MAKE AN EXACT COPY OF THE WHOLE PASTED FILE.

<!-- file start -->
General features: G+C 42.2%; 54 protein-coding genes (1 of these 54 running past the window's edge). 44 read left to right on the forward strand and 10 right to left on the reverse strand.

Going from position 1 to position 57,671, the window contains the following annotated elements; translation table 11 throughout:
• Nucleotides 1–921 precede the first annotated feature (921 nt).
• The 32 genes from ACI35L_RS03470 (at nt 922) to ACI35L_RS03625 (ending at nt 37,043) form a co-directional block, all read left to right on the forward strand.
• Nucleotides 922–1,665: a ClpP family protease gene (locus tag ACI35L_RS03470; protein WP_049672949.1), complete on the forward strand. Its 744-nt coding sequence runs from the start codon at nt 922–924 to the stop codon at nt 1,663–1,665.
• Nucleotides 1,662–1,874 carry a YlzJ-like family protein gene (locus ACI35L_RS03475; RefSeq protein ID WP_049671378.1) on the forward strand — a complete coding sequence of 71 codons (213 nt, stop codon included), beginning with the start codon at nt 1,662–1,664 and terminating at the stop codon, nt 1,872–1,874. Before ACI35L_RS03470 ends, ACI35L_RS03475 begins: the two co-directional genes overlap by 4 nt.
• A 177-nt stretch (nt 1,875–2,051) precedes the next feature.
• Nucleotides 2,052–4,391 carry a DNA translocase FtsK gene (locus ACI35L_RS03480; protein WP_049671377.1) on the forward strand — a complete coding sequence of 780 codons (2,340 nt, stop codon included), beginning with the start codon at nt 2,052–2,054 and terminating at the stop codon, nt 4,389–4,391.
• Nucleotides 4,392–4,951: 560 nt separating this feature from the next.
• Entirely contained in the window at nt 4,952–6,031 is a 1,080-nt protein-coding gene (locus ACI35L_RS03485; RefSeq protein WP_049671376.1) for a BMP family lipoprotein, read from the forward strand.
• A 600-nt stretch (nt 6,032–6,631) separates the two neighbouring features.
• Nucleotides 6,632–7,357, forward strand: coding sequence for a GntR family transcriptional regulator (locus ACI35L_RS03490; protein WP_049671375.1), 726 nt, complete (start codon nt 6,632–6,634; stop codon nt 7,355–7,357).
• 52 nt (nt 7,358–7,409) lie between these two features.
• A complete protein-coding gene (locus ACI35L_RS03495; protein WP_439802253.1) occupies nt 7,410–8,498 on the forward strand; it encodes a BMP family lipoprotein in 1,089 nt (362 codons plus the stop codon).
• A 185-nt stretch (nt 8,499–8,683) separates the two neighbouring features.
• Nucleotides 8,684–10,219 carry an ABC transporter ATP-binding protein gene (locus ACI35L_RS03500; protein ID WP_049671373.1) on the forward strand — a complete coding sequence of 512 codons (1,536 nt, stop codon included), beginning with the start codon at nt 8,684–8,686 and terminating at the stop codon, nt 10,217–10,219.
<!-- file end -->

General features: G+C 42.2%; 54 protein-coding genes (1 of these 54 running past the window's edge). 44 read left to right on the forward strand and 10 right to left on the reverse strand.

Going from position 1 to position 57,671, the window contains the following annotated elements; translation table 11 throughout:
• Nucleotides 1–921 precede the first annotated feature (921 nt).
• The 32 genes from ACI35L_RS03470 (at nt 922) to ACI35L_RS03625 (ending at nt 37,043) form a co-directional block, all read left to right on the forward strand.
• Nucleotides 922–1,665: a ClpP family protease gene (locus tag ACI35L_RS03470; protein WP_049672949.1), complete on the forward strand. Its 744-nt coding sequence runs from the start codon at nt 922–924 to the stop codon at nt 1,663–1,665.
• Nucleotides 1,662–1,874 carry a YlzJ-like family protein gene (locus ACI35L_RS03475; RefSeq protein ID WP_049671378.1) on the forward strand — a complete coding sequence of 71 codons (213 nt, stop codon included), beginning with the start codon at nt 1,662–1,664 and terminating at the stop codon, nt 1,872–1,874. Before ACI35L_RS03470 ends, ACI35L_RS03475 begins: the two co-directional genes overlap by 4 nt.
• A 177-nt stretch (nt 1,875–2,051) precedes the next feature.
• Nucleotides 2,052–4,391 carry a DNA translocase FtsK gene (locus ACI35L_RS03480; protein WP_049671377.1) on the forward strand — a complete coding sequence of 780 codons (2,340 nt, stop codon included), beginning with the start codon at nt 2,052–2,054 and terminating at the stop codon, nt 4,389–4,391.
• Nucleotides 4,392–4,951: 560 nt separating this feature from the next.
• Entirely contained in the window at nt 4,952–6,031 is a 1,080-nt protein-coding gene (locus ACI35L_RS03485; RefSeq protein WP_049671376.1) for a BMP family lipoprotein, read from the forward strand.
• A 600-nt stretch (nt 6,032–6,631) separates the two neighbouring features.
• Nucleotides 6,632–7,357, forward strand: coding sequence for a GntR family transcriptional regulator (locus ACI35L_RS03490; protein WP_049671375.1), 726 nt, complete (start codon nt 6,632–6,634; stop codon nt 7,355–7,357).
• 52 nt (nt 7,358–7,409) lie between these two features.
• A complete protein-coding gene (locus ACI35L_RS03495; protein WP_439802253.1) occupies nt 7,410–8,498 on the forward strand; it encodes a BMP family lipoprotein in 1,089 nt (362 codons plus the stop codon).
• A 185-nt stretch (nt 8,499–8,683) separates the two neighbouring features.
• Nucleotides 8,684–10,219 carry an ABC transporter ATP-binding protein gene (locus ACI35L_RS03500; protein ID WP_049671373.1) on the forward strand — a complete coding sequence of 512 codons (1,536 nt, stop codon included), beginning with the start codon at nt 8,684–8,686 and terminating at the stop codon, nt 10,217–10,219.